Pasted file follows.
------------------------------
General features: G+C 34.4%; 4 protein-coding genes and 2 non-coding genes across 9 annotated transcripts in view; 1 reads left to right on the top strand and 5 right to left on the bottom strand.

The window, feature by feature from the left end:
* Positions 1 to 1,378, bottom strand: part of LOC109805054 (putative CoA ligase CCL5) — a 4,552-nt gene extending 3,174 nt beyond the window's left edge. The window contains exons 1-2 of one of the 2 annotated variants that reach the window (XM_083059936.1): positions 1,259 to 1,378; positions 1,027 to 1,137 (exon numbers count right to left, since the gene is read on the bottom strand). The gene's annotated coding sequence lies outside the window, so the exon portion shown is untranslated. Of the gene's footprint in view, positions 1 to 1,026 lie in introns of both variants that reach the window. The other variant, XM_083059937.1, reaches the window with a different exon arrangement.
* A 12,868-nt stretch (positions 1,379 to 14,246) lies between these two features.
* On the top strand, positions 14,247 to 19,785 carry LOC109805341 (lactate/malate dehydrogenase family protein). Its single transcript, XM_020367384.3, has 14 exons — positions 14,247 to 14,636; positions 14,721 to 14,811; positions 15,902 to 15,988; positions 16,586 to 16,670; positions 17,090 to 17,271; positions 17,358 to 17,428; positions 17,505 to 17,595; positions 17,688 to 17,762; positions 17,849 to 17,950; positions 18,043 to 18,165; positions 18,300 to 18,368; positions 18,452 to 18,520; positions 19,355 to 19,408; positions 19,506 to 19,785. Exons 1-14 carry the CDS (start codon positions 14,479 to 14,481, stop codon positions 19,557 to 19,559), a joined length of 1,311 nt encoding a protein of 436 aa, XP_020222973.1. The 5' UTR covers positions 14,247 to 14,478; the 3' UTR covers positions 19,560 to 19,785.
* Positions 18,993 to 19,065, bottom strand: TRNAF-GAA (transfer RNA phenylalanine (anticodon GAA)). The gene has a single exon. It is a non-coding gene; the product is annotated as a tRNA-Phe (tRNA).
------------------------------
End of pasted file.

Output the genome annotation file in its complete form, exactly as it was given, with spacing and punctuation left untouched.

General features: G+C 34.4%; 4 protein-coding genes and 2 non-coding genes across 9 annotated transcripts in view; 1 reads left to right on the top strand and 5 right to left on the bottom strand.

The window, feature by feature from the left end:
* Positions 1 to 1,378, bottom strand: part of LOC109805054 (putative CoA ligase CCL5) — a 4,552-nt gene extending 3,174 nt beyond the window's left edge. The window contains exons 1-2 of one of the 2 annotated variants that reach the window (XM_083059936.1): positions 1,259 to 1,378; positions 1,027 to 1,137 (exon numbers count right to left, since the gene is read on the bottom strand). The gene's annotated coding sequence lies outside the window, so the exon portion shown is untranslated. Of the gene's footprint in view, positions 1 to 1,026 lie in introns of both variants that reach the window. The other variant, XM_083059937.1, reaches the window with a different exon arrangement.
* A 12,868-nt stretch (positions 1,379 to 14,246) lies between these two features.
* On the top strand, positions 14,247 to 19,785 carry LOC109805341 (lactate/malate dehydrogenase family protein). Its single transcript, XM_020367384.3, has 14 exons — positions 14,247 to 14,636; positions 14,721 to 14,811; positions 15,902 to 15,988; positions 16,586 to 16,670; positions 17,090 to 17,271; positions 17,358 to 17,428; positions 17,505 to 17,595; positions 17,688 to 17,762; positions 17,849 to 17,950; positions 18,043 to 18,165; positions 18,300 to 18,368; positions 18,452 to 18,520; positions 19,355 to 19,408; positions 19,506 to 19,785. Exons 1-14 carry the CDS (start codon positions 14,479 to 14,481, stop codon positions 19,557 to 19,559), a joined length of 1,311 nt encoding a protein of 436 aa, XP_020222973.1. The 5' UTR covers positions 14,247 to 14,478; the 3' UTR covers positions 19,560 to 19,785.
* Positions 18,993 to 19,065, bottom strand: TRNAF-GAA (transfer RNA phenylalanine (anticodon GAA)). The gene has a single exon. It is a non-coding gene; the product is annotated as a tRNA-Phe (tRNA).